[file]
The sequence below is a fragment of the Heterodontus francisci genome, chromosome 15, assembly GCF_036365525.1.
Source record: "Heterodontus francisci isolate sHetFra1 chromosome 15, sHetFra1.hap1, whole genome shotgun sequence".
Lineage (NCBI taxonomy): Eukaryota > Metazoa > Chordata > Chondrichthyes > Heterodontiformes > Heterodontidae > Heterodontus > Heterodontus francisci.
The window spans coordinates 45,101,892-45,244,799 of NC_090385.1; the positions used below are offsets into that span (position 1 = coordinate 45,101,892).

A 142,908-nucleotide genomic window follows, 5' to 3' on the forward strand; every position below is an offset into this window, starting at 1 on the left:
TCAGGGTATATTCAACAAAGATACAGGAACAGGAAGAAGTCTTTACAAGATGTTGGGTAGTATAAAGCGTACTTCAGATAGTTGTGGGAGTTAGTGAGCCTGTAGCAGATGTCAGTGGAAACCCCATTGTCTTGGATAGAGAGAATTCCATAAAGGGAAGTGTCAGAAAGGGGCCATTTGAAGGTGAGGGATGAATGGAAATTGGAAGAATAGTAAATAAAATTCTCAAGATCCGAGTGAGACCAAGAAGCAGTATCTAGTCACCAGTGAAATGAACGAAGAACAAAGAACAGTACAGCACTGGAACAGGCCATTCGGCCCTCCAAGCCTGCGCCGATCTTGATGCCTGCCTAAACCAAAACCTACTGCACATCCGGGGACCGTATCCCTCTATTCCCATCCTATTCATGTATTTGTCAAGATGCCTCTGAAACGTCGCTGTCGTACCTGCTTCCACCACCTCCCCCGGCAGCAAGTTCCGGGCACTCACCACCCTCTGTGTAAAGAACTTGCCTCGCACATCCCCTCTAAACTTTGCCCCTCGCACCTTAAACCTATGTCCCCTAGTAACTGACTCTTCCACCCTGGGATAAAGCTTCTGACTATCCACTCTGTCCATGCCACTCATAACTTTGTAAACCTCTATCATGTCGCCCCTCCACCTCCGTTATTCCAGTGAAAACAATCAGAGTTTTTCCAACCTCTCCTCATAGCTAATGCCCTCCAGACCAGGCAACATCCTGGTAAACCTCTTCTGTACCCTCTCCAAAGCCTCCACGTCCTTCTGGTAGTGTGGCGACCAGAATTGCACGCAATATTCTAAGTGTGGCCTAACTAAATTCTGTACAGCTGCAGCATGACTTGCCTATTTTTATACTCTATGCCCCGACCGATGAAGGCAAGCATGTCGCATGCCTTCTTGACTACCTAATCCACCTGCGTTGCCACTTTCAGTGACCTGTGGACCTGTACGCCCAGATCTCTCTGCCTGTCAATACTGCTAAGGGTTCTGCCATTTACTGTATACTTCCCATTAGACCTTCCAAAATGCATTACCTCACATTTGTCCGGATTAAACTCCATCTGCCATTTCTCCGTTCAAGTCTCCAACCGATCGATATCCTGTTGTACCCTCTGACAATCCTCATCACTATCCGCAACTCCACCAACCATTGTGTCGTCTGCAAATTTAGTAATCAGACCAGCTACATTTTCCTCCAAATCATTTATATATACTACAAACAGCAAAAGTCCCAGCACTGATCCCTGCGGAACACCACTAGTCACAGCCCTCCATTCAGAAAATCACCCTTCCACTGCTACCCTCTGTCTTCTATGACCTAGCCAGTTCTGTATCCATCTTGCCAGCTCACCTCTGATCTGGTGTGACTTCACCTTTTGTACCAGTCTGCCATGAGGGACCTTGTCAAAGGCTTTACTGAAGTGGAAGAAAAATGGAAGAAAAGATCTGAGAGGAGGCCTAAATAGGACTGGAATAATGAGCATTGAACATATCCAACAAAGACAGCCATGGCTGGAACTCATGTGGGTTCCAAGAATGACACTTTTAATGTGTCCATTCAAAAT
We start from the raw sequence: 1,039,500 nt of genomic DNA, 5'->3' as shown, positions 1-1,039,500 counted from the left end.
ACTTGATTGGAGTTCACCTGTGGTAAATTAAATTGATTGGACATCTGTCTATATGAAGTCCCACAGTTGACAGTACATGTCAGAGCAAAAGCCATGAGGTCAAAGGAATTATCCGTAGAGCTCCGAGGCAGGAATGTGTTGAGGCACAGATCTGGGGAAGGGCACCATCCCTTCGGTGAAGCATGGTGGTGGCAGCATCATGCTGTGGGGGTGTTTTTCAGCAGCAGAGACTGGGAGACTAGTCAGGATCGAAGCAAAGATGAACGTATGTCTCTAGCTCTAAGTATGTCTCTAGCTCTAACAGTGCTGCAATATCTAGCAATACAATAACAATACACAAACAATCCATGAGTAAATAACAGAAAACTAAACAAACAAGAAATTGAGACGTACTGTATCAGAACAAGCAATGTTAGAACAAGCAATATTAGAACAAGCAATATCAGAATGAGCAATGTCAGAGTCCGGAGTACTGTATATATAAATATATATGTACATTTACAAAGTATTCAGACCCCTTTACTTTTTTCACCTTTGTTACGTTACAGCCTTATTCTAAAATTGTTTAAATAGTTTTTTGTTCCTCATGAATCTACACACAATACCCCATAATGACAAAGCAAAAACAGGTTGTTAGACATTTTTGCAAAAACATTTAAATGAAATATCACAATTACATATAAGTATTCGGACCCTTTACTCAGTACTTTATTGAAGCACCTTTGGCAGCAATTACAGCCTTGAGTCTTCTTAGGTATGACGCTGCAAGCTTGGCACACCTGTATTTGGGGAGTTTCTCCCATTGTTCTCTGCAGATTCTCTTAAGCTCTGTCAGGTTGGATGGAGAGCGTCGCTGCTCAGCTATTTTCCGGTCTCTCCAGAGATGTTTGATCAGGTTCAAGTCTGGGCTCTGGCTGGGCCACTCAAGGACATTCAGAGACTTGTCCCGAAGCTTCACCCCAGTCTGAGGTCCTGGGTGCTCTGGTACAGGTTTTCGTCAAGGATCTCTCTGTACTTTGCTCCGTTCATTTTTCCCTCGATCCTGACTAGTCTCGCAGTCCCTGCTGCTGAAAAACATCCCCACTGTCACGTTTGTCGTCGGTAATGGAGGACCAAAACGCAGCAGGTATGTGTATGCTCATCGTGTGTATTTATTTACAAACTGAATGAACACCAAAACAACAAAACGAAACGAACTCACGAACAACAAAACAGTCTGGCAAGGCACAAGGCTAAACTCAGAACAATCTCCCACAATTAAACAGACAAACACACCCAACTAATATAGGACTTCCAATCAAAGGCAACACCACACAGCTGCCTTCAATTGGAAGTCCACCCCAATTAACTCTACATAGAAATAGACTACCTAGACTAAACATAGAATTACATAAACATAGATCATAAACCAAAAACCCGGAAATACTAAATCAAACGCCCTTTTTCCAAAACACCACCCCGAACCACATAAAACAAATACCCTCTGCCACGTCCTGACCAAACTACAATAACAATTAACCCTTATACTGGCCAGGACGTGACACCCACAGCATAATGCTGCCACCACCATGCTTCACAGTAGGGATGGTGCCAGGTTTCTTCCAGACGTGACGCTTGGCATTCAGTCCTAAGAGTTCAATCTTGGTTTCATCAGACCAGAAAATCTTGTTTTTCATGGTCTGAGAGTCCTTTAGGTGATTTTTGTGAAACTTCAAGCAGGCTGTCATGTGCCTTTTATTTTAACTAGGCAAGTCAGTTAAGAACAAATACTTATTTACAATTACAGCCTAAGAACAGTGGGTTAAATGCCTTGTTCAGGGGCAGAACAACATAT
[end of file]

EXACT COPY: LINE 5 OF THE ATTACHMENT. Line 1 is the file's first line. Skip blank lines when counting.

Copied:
A 142,908-nucleotide genomic window follows, 5' to 3' on the forward strand; every position below is an offset into this window, starting at 1 on the left: